Low crime rates and a low cost of living are making Canada an international study hotspot for pre-university students.
The United Kingdom and United States are often considered the go-to education destinations for students seeking their first international study experience. But new statistics show that Canada offers lower crime rates and cost of living than its education rivals.
Studying abroad before university can cause concern for parents, but Canada offers security and stability to put even the most anxious mind at rest.
Unlike other countries with lower living costs, Canada also has one of the best education systems in the world. Home to the University of Toronto, an elite global university according to QS World University Rankings 2018, Canada is drawing international students in from all corners of the globe.
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Students have been flocking to Canada since the 2016 announcement of a student visa that allows them to stay on and work in the country after graduation.
Aside from world-class universities, however, many international students are choosing to move to Canada to study at one of its many prestigious colleges, which give students the chance to acclimatize to the new culture before applying for university.
Ontario alone has more than 20 top colleges – leaders in technology and workforce development – helping students develop skills for careers of tomorrow, with 5,000-plus programmes across more than 200 areas of study.
Students can choose anything from one-year certificate programmes, through to career-prepping two and three-year diploma programmes – and over 200 full degree programmes which don’t only offer the key credentials but also valuable practical experience. Add to that the extensive transfer opportunities which recognise students’ existing credits – and a qualification from a college in Canada really can take you anywhere.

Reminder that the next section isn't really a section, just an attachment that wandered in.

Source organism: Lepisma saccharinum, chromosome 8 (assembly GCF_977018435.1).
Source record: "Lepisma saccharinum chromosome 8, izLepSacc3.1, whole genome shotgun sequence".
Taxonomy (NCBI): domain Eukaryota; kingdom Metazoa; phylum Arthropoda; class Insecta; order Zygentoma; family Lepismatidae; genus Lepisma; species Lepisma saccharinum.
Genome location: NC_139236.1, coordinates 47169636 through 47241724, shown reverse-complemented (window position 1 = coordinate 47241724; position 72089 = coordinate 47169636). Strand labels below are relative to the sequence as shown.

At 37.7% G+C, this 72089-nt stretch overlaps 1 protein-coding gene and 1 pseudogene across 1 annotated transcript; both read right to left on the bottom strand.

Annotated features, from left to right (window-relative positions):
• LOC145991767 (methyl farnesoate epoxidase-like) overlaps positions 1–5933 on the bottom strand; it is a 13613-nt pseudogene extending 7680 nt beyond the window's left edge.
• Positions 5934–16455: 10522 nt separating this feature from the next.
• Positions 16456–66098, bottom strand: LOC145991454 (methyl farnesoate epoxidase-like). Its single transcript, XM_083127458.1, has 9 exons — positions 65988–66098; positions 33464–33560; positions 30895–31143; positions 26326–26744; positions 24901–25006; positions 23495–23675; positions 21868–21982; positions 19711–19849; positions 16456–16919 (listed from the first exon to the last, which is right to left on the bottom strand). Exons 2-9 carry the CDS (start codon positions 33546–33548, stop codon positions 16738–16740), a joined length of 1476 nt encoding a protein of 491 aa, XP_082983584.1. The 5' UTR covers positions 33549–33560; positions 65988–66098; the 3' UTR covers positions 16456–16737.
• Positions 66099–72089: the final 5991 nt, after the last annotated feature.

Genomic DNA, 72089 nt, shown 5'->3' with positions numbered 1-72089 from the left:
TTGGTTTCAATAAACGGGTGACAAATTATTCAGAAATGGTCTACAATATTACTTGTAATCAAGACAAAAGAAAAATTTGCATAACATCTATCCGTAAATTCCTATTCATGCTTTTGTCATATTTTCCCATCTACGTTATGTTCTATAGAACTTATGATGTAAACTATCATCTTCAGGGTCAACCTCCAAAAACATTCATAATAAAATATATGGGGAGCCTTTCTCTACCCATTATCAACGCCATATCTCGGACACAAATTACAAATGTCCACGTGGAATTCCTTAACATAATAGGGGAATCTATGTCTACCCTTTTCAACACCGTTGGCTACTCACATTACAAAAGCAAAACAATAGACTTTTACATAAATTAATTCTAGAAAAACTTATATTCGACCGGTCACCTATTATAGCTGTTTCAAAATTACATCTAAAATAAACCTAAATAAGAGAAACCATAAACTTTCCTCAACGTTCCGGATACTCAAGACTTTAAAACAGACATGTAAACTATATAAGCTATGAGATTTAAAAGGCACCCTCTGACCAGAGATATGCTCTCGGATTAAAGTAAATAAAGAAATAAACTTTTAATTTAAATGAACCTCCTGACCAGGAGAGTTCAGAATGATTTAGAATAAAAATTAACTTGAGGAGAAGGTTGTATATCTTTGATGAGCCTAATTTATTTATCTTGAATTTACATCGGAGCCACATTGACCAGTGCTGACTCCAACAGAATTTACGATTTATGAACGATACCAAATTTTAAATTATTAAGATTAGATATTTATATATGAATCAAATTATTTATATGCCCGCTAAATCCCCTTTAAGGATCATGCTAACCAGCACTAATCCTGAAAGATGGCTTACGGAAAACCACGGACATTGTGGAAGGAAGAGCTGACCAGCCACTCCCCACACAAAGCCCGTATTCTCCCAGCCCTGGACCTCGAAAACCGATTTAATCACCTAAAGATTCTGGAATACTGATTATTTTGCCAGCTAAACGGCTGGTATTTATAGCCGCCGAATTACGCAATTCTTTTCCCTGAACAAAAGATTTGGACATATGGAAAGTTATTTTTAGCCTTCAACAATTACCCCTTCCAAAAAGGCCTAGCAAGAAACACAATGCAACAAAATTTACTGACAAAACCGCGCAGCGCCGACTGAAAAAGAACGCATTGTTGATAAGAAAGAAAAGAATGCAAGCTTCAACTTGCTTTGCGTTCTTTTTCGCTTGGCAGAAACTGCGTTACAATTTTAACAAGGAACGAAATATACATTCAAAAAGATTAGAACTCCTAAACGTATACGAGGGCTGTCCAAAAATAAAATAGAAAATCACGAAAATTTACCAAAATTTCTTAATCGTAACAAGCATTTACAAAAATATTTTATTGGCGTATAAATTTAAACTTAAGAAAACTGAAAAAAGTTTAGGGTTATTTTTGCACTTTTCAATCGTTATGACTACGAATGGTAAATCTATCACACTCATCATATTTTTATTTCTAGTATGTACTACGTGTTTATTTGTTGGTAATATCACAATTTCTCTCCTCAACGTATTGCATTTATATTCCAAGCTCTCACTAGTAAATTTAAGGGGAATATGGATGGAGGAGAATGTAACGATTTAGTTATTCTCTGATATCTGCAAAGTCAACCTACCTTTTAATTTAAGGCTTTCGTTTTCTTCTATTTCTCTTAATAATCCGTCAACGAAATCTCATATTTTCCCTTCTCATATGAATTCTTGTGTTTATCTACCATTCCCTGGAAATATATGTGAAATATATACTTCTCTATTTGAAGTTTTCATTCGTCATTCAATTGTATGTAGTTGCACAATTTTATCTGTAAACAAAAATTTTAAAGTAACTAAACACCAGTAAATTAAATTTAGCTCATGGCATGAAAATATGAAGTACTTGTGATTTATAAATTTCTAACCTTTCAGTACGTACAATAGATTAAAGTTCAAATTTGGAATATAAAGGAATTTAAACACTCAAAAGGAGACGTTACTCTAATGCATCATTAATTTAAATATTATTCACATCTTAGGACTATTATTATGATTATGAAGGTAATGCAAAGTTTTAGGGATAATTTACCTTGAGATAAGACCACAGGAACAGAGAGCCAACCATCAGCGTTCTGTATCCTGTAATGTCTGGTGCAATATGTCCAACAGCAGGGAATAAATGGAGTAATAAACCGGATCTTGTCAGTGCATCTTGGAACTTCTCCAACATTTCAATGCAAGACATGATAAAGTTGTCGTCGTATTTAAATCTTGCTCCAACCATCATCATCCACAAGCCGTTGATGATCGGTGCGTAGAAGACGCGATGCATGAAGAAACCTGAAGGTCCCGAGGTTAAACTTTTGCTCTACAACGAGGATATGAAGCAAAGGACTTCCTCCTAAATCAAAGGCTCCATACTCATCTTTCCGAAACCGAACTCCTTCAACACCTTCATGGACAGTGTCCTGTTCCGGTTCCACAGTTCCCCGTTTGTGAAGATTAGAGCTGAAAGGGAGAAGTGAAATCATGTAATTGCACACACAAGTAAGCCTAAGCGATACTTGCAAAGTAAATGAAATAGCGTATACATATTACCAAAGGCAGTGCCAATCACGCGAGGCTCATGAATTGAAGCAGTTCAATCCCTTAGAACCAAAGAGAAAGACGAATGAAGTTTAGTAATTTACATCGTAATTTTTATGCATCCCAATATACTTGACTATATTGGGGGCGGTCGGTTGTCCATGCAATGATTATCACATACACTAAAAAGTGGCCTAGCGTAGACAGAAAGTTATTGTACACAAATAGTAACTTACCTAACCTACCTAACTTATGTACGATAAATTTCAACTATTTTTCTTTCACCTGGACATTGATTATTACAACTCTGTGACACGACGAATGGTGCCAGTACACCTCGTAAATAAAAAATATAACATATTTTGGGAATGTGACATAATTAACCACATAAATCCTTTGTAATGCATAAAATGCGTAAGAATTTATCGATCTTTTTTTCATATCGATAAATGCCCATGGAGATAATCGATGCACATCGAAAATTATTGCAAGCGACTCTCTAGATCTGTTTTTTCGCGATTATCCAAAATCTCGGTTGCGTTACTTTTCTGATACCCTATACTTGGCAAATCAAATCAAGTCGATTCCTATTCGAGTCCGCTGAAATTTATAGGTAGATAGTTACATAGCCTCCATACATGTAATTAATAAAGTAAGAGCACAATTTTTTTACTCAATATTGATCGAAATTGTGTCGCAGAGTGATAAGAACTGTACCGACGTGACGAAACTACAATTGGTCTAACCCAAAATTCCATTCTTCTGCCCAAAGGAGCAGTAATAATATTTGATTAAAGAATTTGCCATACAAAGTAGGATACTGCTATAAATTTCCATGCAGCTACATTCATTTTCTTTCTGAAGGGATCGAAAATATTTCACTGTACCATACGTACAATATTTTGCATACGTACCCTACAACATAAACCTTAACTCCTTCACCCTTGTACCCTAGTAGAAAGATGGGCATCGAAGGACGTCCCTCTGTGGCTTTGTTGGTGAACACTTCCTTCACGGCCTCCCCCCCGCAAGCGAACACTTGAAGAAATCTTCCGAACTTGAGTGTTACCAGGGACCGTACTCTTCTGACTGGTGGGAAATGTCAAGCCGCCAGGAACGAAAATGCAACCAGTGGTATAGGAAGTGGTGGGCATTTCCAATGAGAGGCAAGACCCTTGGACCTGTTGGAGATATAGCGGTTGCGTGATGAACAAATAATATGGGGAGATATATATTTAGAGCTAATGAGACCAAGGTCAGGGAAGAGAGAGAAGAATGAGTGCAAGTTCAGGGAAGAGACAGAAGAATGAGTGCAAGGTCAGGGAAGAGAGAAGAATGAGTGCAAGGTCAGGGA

One of the main struggles international students face is having a lack of information and cultural knowledge about the universities they want to apply to.
By studying in Canada for your pre-university qualifications, you’ll be able to research and visit the country’s leading universities and understand exactly what grades you need to land yourself a place at your dream institution.
“When I arrived in Canada for college, it was really weird knowing all my friends were still back home,” Charlotte Ramsbury, a current student at the University of Toronto who moved to Canada from the UK when she was 16, told Study International.
“But, when it came to applying for Canadian universities, it was really helpful to be already living there. I think a lot of people are put off from applying to study abroad because they don’t understand the customs and it’s easier just to stay where they are.”
She said that being able to speak to students and professors at the universities really informed her choice, and it was helpful to already understand certain aspects of Canadian culture.
“Canada has a unique way of life which I wouldn’t have understood if I didn’t go to college here first. It allowed me to work out if I liked the country and to understand the application and visa process,” she explains.